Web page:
Cole says Common Core has failed, should be repealed

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Cole says Common Core has failed, should be repealed
By Samuel Speciale, Staff Writer , Charleston Gazette-Mail

A day after revoking an agreement regarding West Virginia’s involvement in developing Common Core, Senate President Bill Cole said the controversial standards have been a failure and that the state must change course if it wants to improve student achievement.

While he wouldn’t say Common Core is the cause of West Virginia’s education woes, the Mercer County Republican said public education’s continued failure is “unacceptable.” Despite being one of the nation’s top per-pupil spenders, public school students in West Virginia perennially rank at the bottom of national achievement listings.

“I don’t want to get down in the weeds,” Cole said. “But Common Core has had its opportunity. It’s had its chance, and we’re still at the bottom.”

In a joint letter he and House Speaker Tim Armstead, R-Kanawha, sent to the National Governors Association and the Council of Chief State School Officers, Cole rescinded an agreement, signed by former Gov. Joe Manchin and then-Senate President Earl Ray Tomblin, that committed West Virginia to a “state-led process to develop Common Core standards.”

While the letter is little more than a symbolic gesture, as Cole stated in a press release on Tuesday, he said it signals the Legislature’s commitment to repeal Common Core and eliminate its aligned student assessments, which were used for the first time this year. Testing data is not yet available, and school officials have said they won’t know if students are improving under Common Core until at least next year.

Common Core is a series of grade-level expectations in math and English that guarantee public school students across the country get the same basic education. Developed in 2009 by a collection of states and vetted by West Virginia educators, Common Core has come under fire in recent years as Republicans and Tea Party members have alleged the standards are a federal usurpation of schools.

“At the end of the day, this is one more example of big government telling us what’s best,” Cole said.State Republicans have attempted to repeal the standards, which were renamed the Next Generation Content Standards and Objectives in West Virginia. They have taken the issue to the courts and have attempted legislative action, but have not yet had success.

Last week, Delegate Michael Folk, R-Berkeley, asked the state Supreme Court to decide if West Virginia’s use of the standards violates state law and the U.S. Constitution. He said their use in West Virginia and in 45 other states forms an illegal “interstate compact,” something that requires Congressional approval. Earlier this year, he filed a similar lawsuit in Berkeley County Circuit Court.During the 2015 legislative session, both Senate and House Republican attempted to pass bills that would have made it illegal for the state Department of Education to continue using the standards.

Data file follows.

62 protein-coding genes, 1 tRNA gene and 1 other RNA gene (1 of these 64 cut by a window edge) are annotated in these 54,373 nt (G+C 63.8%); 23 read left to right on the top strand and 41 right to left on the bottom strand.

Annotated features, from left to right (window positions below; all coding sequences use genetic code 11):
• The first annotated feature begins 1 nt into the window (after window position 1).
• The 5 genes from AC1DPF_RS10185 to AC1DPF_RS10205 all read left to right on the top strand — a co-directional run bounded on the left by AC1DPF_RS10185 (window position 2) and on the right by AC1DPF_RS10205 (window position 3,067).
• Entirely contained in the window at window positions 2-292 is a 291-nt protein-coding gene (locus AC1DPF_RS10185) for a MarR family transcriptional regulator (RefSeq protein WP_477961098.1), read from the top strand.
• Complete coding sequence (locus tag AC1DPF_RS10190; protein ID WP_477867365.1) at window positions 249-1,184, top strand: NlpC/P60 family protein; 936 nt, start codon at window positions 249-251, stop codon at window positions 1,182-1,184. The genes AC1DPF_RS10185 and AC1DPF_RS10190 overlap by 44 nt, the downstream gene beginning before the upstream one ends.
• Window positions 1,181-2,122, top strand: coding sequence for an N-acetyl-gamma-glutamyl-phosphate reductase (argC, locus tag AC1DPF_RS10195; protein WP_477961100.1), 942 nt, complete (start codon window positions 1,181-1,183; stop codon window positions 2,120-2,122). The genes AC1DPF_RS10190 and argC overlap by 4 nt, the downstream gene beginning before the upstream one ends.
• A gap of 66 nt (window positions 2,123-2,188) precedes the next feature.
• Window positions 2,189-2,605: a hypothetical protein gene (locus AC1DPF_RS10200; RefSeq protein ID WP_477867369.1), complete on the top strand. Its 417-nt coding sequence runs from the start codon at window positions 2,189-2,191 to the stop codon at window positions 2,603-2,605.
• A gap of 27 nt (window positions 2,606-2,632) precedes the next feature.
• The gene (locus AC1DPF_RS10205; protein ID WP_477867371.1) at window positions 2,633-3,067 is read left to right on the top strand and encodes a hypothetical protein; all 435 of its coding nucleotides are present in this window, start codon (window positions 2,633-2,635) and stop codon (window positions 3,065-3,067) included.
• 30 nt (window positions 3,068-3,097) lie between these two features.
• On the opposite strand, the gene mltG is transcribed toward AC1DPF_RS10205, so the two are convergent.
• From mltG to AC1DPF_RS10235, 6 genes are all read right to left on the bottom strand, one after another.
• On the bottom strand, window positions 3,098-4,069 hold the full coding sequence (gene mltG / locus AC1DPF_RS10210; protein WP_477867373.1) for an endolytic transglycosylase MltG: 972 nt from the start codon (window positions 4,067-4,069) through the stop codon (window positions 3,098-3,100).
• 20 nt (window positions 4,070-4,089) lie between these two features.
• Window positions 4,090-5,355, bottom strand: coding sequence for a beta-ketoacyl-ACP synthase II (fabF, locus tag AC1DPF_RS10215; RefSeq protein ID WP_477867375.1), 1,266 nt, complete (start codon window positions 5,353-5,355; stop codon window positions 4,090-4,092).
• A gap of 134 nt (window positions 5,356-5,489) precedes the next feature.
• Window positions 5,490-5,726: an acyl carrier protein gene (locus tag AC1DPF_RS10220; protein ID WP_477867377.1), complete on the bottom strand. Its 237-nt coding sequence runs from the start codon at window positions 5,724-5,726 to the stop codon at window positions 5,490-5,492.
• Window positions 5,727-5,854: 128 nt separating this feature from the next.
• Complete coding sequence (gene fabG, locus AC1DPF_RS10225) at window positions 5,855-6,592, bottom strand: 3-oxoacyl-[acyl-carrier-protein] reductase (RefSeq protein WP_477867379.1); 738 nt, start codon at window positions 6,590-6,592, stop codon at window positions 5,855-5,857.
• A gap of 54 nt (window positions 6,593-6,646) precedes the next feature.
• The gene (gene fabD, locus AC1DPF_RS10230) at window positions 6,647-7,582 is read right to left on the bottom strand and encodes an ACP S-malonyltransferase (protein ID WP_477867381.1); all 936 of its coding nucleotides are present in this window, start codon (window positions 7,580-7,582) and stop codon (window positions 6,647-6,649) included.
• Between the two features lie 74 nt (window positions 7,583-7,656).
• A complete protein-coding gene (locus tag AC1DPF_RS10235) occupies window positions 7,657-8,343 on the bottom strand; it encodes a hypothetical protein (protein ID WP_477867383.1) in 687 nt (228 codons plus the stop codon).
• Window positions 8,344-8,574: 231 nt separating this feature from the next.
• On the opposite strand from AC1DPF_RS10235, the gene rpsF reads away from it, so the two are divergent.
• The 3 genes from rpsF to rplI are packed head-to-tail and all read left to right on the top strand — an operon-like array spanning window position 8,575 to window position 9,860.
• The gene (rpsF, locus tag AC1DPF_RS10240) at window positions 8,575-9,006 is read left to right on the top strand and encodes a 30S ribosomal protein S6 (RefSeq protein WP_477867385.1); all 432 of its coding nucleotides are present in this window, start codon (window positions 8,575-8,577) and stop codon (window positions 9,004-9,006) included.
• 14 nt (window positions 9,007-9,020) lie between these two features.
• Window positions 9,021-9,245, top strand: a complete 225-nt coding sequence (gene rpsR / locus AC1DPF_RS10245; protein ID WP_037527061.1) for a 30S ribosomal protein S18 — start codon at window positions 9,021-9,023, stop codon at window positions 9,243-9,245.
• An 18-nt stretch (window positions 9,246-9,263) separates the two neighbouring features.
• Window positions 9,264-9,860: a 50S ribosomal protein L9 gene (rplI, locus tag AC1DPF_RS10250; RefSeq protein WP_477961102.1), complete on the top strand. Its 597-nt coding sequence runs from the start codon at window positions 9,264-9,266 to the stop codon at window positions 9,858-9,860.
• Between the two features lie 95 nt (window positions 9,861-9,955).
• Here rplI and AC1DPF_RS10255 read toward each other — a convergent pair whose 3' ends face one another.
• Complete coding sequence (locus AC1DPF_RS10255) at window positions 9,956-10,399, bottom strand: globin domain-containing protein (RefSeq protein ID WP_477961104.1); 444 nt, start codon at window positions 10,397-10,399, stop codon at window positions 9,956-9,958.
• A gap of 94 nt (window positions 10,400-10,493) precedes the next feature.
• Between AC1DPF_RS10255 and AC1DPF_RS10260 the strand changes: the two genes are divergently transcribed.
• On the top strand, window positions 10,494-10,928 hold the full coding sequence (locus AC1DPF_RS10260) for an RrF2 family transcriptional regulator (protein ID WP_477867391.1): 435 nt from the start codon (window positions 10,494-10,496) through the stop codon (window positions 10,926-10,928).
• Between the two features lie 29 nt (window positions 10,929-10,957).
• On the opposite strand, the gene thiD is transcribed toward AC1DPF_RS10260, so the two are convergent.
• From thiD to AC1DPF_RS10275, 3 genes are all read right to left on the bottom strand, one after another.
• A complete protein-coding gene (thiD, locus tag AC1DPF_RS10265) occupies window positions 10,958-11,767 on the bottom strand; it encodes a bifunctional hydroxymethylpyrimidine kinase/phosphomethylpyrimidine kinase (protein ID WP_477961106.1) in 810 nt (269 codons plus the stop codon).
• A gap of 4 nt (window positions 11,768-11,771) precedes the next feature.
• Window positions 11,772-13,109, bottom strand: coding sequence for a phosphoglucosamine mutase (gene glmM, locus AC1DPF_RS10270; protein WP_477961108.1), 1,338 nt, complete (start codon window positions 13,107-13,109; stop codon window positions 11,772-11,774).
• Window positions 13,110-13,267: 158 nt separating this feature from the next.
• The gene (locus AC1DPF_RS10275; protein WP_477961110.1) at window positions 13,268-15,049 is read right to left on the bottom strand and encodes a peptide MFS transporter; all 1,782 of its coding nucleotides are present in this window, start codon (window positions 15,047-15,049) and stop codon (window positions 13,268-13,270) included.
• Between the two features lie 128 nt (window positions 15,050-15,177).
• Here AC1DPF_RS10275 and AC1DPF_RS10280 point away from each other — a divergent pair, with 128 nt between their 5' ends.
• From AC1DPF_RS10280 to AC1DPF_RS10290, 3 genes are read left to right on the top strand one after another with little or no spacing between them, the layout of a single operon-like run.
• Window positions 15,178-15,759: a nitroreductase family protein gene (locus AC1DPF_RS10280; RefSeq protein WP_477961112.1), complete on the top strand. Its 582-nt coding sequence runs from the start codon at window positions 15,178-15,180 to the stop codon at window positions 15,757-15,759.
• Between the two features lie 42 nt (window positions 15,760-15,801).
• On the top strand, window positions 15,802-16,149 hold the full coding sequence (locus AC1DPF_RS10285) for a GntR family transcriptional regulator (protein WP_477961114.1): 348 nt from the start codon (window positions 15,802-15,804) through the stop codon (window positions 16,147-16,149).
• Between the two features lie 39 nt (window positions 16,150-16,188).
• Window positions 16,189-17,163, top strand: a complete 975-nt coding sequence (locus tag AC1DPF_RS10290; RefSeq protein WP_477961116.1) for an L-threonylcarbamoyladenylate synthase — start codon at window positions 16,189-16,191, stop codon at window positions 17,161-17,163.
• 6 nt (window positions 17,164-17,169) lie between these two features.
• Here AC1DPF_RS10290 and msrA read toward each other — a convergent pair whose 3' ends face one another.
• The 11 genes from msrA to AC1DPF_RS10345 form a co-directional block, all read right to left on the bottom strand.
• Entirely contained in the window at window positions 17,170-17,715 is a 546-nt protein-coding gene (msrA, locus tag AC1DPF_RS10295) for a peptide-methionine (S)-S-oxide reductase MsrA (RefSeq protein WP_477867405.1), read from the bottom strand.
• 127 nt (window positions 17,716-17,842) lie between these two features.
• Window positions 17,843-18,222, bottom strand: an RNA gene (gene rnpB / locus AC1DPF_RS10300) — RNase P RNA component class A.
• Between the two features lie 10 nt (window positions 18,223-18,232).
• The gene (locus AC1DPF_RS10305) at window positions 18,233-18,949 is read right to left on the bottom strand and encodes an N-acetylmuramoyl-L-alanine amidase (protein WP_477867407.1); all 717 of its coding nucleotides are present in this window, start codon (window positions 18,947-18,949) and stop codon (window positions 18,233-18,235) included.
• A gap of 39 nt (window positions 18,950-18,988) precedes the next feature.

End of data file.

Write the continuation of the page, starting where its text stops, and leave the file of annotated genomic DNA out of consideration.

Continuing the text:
While a bill backed by House Education Chairwoman Delegate Amanda Pasdon, R-Monongalia, gained support in both chambers, its immediate repeal of the standards was downgraded to a review before it ultimately failed in a conference committee on the last day of the session.Cole told the Gazette-Mail on Wednesday that some things hadn’t been thought through when that bill was drafted, most notably potential loss of federal funding for not having standards and not suggesting a suitable replacement. He said those issues have been resolved and that future repeal attempts will be more “measured and reasonable.”

But state school officials have said any attempt to repeal the standards would be a major step backwards.“As parents, teachers and community members, we can all agree education standards are essential for our students,” said state Superintendent Michael Martirano. “While I firmly believe the West Virginia Next Generation Standards will promote high achievement within our schools, I also acknowledge there is room to strengthen the standards to ensure that all of our young people are prepared for college and future careers.”

The Department of Education is currently reviewing the standards and have opened them up for public comment. Martirano said anyone who thinks Common Core falls short should participate in the review at Martirano claims no one he has talked to has been able to point out a problematic standard, he said the department will address any concern revealed during the review.

While Cole said he applauds the department for independently reviewing the standards, he said it’s too little too late.“If they had done this before, we would be in a different position now,” he said.While maligned by Republicans and Tea Party members in the state, the standards are generally supported by those in the education community.

The Tomblin administration also supports the standards.

A spokesperson said Wednesday that West Virginia’s standards were designed to provide “a great education that is essential to ensuring our state’s continued growth and economic success.”

Cole, who also is running for governor, confirmed Wednesday that repealing Common Core will be discussed during an interim legislative session in September. He also said ousting the standards will be part of his gubernatorial platform.